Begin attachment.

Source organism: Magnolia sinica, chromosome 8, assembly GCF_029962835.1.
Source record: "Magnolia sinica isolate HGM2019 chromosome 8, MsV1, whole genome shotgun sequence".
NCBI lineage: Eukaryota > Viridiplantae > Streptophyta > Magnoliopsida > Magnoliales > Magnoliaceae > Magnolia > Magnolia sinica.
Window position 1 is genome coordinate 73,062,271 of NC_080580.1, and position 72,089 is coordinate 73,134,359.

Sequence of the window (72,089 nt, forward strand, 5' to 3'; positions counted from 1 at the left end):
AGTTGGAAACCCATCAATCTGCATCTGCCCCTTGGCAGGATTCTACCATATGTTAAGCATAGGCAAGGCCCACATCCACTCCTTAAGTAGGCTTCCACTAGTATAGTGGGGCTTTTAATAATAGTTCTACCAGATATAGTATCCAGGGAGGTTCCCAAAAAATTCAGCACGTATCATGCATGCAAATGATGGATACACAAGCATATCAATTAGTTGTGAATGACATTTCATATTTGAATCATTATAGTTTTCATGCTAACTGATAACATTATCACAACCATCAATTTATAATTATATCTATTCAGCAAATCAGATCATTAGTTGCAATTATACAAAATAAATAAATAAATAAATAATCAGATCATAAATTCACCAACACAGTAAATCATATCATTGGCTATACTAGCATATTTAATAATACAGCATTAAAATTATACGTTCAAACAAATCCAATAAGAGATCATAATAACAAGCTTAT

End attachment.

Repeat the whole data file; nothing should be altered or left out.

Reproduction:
Source organism: Magnolia sinica, chromosome 8, assembly GCF_029962835.1.
Source record: "Magnolia sinica isolate HGM2019 chromosome 8, MsV1, whole genome shotgun sequence".
NCBI lineage: Eukaryota > Viridiplantae > Streptophyta > Magnoliopsida > Magnoliales > Magnoliaceae > Magnolia > Magnolia sinica.
Window position 1 is genome coordinate 73,062,271 of NC_080580.1, and position 72,089 is coordinate 73,134,359.

Sequence of the window (72,089 nt, forward strand, 5' to 3'; positions counted from 1 at the left end):
AGTTGGAAACCCATCAATCTGCATCTGCCCCTTGGCAGGATTCTACCATATGTTAAGCATAGGCAAGGCCCACATCCACTCCTTAAGTAGGCTTCCACTAGTATAGTGGGGCTTTTAATAATAGTTCTACCAGATATAGTATCCAGGGAGGTTCCCAAAAAATTCAGCACGTATCATGCATGCAAATGATGGATACACAAGCATATCAATTAGTTGTGAATGACATTTCATATTTGAATCATTATAGTTTTCATGCTAACTGATAACATTATCACAACCATCAATTTATAATTATATCTATTCAGCAAATCAGATCATTAGTTGCAATTATACAAAATAAATAAATAAATAAATAATCAGATCATAAATTCACCAACACAGTAAATCATATCATTGGCTATACTAGCATATTTAATAATACAGCATTAAAATTATACGTTCAAACAAATCCAATAAGAGATCATAATAACAAGCTTAT